How to bake bread while out camping
If you also find yourself searching for affordable tasty bread while traveling and/or spent a lot of time in the outdoors enjoying campfires, this how-to guide might be exactly what you need! Bake your own bread on a fire pit and safe lots of money while eating much better bread. It’s lots of fun too!
All you need is:
- A big and a small pot (must fit into the big pot)
- A few small stones
- Some water
- Ingredients for the doe (800g baking flour, 2 TS (Teaspoons) salt, 2 TS yeast, 6 TS oil, 2 TS honey or sugar, 2 cups of lukewarm water)
- Butter/Margarine (or oil) to grease the inner pot
- Fireplace with a fair amount of firewood
Before you head out to your next camping trip, make sure to get two old pots that you don’t plan on using in the kitchen again! Tip: Check your local second-hand shop for a cheap pair of pots. Remove the handles (on pot and lid) of the smaller pot, so it can fit into the bigger pot with its lid on top.
On site always start by preparing the doe. (The doe in this guide is a very basic one and can be exchanged by any desired doe!) Put all the ingredients in a bowl, starting with the water and the yeast, then salt, oil and some honey or sugar to feed the yeast. Put the flour in last. You can experiment with the ingredients of the dough. For example add some seeds and spices. Mix them together thoroughly with your hands. If the mixture feels too dry, add some more water. If the mixture is too sticky, add some more flour. It’s usually perfect when the doe sticks together, but falls into the bowl when you hold your hands upside down. Let the doe sit for at least an hour. The colder it is, the longer the doe needs to grow. You can also leave the doe in the fridge overnight.
While the doe rises: Put some small stones in the bigger pot. These will prevent the doe from burning on the bottom. Try to find some stones with a height of roughly 3–5 centimeters. Now put some water into the pot, so that the stones are completely under water. Grease the inside of the small pot with butter. If you don’t have butter, you can also use margarine or oil.
Now you can start your campfire. You don’t need a fire pit like the one in the pictures. You can bake your bread on any fireplace out there. Make sure that you have enough firewood to keep the fire burning for a few hours. You should create quite a good amount of coals first.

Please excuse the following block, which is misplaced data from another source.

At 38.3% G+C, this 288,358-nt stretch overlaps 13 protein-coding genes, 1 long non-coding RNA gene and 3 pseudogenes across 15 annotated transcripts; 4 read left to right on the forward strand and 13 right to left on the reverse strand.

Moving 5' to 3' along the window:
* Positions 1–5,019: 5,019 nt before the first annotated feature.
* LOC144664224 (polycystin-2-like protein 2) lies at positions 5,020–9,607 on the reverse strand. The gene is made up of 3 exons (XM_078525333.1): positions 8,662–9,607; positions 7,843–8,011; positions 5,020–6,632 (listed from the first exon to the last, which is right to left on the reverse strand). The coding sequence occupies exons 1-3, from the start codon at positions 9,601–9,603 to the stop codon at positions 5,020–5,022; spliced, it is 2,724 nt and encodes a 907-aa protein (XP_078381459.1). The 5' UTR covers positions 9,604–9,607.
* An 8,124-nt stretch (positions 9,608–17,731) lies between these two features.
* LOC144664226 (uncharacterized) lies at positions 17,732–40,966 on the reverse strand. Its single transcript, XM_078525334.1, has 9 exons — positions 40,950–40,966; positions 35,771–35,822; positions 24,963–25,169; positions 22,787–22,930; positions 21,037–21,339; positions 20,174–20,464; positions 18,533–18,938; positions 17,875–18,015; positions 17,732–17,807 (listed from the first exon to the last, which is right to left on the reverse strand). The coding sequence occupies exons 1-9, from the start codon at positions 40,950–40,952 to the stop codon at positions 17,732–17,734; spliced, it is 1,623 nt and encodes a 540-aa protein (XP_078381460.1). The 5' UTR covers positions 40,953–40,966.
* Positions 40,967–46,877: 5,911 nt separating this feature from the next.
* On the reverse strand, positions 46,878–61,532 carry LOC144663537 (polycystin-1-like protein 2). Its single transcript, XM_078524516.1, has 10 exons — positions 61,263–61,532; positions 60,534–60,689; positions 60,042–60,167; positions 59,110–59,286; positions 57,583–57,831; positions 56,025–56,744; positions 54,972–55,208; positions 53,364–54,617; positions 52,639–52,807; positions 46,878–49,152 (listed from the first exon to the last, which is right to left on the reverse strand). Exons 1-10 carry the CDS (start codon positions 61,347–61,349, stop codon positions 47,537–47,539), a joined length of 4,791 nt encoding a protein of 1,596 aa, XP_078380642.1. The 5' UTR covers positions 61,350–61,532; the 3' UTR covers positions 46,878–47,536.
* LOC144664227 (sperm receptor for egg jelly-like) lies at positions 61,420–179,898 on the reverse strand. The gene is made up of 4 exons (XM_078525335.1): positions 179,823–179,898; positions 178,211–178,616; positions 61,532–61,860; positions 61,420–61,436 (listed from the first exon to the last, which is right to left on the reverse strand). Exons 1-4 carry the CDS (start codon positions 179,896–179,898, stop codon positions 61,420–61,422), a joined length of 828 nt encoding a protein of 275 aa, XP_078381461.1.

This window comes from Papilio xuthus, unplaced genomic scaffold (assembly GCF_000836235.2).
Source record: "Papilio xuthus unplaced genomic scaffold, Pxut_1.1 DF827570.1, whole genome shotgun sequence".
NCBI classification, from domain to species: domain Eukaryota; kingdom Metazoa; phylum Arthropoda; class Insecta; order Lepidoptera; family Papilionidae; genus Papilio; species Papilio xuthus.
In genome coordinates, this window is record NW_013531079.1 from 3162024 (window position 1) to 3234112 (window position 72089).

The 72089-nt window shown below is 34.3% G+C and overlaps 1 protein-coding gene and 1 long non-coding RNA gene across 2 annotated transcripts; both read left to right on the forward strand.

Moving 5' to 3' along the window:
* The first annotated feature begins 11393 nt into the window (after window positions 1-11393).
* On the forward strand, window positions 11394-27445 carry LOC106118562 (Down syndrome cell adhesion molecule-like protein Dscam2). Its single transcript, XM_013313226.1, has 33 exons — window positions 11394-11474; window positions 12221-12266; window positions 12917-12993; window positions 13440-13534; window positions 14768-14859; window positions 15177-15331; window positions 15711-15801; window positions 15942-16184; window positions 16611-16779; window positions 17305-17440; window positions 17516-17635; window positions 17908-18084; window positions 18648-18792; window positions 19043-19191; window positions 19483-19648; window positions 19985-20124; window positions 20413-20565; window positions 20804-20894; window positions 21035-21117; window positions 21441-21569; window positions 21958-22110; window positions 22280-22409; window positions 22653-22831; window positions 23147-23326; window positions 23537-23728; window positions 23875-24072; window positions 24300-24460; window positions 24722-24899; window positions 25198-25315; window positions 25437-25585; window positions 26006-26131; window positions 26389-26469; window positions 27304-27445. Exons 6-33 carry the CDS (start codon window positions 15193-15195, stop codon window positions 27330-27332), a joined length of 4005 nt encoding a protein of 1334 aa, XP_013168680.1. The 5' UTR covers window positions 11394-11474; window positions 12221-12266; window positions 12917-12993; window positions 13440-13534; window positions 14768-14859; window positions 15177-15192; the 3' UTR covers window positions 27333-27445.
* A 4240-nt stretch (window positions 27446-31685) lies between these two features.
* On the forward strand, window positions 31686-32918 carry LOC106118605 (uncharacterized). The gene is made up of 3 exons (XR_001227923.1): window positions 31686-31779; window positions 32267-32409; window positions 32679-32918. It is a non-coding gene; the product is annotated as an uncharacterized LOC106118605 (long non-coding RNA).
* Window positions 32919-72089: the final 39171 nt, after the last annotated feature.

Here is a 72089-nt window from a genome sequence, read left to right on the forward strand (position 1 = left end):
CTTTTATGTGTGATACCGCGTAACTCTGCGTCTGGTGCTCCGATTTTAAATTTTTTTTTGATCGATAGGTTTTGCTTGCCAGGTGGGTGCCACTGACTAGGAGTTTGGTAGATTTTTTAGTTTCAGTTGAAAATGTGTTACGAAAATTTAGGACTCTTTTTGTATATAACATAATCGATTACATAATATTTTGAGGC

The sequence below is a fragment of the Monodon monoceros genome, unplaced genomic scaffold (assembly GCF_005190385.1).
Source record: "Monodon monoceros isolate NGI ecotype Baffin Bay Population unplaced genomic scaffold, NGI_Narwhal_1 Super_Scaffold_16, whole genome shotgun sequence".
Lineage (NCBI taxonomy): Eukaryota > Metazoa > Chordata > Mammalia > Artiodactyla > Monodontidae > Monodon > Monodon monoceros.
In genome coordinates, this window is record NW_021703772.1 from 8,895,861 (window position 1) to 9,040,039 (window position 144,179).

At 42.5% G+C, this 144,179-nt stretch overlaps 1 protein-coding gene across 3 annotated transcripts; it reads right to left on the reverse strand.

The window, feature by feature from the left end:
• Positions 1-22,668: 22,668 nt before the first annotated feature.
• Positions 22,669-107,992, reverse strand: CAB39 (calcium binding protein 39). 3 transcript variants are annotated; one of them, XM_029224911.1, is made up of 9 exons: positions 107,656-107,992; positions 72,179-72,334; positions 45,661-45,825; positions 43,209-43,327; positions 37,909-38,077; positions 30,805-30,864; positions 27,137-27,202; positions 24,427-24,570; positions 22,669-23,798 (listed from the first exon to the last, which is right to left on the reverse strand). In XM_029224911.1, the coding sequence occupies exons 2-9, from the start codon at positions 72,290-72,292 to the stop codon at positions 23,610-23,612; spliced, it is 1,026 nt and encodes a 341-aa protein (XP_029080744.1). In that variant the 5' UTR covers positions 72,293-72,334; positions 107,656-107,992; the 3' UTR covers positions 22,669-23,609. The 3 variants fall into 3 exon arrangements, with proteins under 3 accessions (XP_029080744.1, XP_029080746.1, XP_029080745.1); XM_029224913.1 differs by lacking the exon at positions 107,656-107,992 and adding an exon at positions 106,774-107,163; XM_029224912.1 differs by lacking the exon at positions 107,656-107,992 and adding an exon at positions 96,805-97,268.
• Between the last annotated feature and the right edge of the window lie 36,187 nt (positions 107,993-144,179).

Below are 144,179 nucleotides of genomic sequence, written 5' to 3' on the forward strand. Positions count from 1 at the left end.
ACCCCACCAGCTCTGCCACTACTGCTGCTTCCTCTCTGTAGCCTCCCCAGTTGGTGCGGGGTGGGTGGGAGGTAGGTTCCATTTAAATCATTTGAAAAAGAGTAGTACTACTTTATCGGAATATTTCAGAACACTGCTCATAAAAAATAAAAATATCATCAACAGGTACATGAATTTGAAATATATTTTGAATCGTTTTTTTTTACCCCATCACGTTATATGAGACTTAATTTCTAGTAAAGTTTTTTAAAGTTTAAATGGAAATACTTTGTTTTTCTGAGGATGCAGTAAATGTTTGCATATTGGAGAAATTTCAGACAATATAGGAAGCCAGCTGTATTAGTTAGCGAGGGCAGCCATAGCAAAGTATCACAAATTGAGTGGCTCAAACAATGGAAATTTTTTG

When the doe is ready, you can move it into the greased pot. Leave some space, because it will rise some more on the fire. Then put this pot into the bigger pot with its lid on top. Also put the lid of the big pot on top. This setup will create a flow of hot water vapor around the small pot.
Before putting the pot into the flames, produce a bed of coals in the middle of the fire and put burning wood around it. Now place the pot onto the prepared coal-bed and try to keep some wood burning around the pot for at least an hour. You can also put the pot next to the fire and keep turning it around every few minutes. This will take a lot longer, but might be easier to control. There is no golden way to do this, just experiment around a bit. If you have a fire pit with a grid, you can also try to put the pot on the grid and make a big fire underneath.
While baking your bread, check the doe every now and then to make sure it gets baked fairly even and doesn’t burn on the sides. You also have to keep the water level in mind and add some water from time to time. I worked out that the doe needs to sit inside this water vapor chamber for about 60 minutes, depending on the amount of doe, the size of the fire and the distance between the two. As long as the sides and the top of your bread don’t burn, you should keep this setup running.
Once the top of your bread seems to be all right, you can stop adding water into the pot and leave the pot standing close to the fire for at least another hour. You don’t want to have any more flames touching the pot, otherwise your bread might get black around the sides. I leave the pot standing there even when the water inside is completely gone, to dry out the bread a bit.
Let the bread sit over night. If you did a good job, the bread should fall out of the small pot once it’s put upside down. If it burned somewhere, you might have to use a knife to get it out. Don’t worry though, you can easily cut away the burned bits. Cut the bread in slices and serve it with your favorite spreads! I promise, you will really enjoy this breakfast because there is a lot of love (and work) in this bread.
But while sitting around the campfire anyway,
you might as well bake some bread!